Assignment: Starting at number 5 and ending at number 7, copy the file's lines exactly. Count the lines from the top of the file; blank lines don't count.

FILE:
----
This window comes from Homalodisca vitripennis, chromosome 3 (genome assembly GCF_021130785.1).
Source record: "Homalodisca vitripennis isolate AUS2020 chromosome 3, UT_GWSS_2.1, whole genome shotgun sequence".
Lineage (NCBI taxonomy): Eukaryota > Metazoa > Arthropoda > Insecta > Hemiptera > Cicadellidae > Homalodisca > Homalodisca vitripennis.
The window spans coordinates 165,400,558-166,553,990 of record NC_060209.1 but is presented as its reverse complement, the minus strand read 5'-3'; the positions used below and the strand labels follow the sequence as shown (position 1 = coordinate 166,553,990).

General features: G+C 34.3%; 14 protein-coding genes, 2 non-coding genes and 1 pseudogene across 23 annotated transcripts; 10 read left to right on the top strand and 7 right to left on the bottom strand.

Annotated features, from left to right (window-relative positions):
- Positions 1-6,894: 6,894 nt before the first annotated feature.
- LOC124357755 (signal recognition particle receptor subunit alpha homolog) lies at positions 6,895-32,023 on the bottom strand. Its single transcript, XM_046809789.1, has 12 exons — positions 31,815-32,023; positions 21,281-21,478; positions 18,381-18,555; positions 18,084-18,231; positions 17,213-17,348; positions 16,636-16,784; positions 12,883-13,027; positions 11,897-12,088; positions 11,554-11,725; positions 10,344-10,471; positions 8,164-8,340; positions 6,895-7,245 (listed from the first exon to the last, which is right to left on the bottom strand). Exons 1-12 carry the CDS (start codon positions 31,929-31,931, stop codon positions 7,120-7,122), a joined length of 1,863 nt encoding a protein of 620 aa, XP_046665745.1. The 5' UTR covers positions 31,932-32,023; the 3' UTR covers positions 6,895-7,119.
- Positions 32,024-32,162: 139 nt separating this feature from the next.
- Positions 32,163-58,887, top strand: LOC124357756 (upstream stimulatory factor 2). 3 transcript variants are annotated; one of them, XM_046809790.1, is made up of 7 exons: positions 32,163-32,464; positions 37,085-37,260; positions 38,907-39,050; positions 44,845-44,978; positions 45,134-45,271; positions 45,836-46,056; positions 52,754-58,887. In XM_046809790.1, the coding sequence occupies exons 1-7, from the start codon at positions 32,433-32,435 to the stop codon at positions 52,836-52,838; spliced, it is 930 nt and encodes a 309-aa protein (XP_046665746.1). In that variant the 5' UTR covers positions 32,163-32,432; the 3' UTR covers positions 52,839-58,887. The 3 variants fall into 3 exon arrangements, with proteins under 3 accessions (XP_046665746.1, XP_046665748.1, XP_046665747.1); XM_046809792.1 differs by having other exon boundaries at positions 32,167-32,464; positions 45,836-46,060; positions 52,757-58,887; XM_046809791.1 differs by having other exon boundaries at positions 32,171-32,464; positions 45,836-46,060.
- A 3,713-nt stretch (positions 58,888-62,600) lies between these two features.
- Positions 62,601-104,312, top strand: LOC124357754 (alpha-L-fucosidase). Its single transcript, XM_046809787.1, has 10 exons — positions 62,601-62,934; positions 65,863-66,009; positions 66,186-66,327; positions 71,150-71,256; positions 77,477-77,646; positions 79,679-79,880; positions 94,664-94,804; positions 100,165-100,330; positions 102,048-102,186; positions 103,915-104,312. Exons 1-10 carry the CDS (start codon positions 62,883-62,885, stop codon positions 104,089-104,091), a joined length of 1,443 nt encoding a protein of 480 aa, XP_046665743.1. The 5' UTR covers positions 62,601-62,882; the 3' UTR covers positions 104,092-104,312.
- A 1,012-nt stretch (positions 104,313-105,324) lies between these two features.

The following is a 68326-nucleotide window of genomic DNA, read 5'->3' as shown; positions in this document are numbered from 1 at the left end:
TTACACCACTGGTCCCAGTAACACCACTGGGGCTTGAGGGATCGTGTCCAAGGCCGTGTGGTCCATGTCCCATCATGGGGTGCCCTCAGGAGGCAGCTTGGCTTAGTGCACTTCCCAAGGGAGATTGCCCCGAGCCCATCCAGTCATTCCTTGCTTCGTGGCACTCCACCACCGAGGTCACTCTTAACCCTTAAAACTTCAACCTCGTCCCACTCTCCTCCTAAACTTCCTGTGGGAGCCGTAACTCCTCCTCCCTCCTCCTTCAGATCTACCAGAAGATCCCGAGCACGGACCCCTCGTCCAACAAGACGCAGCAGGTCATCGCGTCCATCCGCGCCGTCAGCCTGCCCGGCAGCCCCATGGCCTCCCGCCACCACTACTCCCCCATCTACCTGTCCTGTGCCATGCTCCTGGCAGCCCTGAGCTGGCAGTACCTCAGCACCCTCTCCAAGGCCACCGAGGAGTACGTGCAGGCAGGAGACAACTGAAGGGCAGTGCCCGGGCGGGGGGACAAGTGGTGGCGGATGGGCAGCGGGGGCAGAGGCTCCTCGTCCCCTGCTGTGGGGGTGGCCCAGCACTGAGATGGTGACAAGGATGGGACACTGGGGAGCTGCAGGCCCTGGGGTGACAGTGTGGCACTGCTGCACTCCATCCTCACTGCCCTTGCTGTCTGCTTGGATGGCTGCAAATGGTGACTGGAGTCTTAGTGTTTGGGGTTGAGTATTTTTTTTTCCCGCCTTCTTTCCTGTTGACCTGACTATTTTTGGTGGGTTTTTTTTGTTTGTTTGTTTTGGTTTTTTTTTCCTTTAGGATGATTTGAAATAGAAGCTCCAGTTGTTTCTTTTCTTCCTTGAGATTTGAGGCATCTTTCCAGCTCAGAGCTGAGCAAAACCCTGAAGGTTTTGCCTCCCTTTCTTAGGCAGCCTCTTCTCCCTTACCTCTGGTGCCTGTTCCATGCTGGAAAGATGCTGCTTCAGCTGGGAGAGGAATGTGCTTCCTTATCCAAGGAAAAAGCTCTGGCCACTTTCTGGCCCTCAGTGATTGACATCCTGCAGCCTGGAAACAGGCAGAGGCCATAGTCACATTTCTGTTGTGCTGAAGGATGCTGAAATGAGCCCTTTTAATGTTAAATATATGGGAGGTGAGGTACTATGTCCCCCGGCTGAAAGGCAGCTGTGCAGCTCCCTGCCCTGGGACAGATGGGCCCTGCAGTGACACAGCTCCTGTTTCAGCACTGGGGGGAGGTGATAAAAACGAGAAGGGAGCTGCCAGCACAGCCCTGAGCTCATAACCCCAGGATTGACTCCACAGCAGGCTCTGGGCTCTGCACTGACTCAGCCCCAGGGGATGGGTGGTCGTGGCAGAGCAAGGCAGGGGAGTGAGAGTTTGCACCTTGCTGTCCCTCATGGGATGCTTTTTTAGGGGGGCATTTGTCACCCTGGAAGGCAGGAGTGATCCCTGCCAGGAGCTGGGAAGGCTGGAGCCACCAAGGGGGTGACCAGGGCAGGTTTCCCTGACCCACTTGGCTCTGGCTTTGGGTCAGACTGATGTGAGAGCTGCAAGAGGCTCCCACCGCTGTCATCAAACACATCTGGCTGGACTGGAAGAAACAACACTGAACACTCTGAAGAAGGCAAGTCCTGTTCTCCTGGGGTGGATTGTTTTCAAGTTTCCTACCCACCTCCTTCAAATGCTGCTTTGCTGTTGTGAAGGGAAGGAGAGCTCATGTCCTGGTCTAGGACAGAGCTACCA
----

General features: G+C 34.3%; 14 protein-coding genes, 2 non-coding genes and 1 pseudogene across 23 annotated transcripts; 10 read left to right on the top strand and 7 right to left on the bottom strand.

Annotated features, from left to right (window-relative positions):
- Positions 1-6,894: 6,894 nt before the first annotated feature.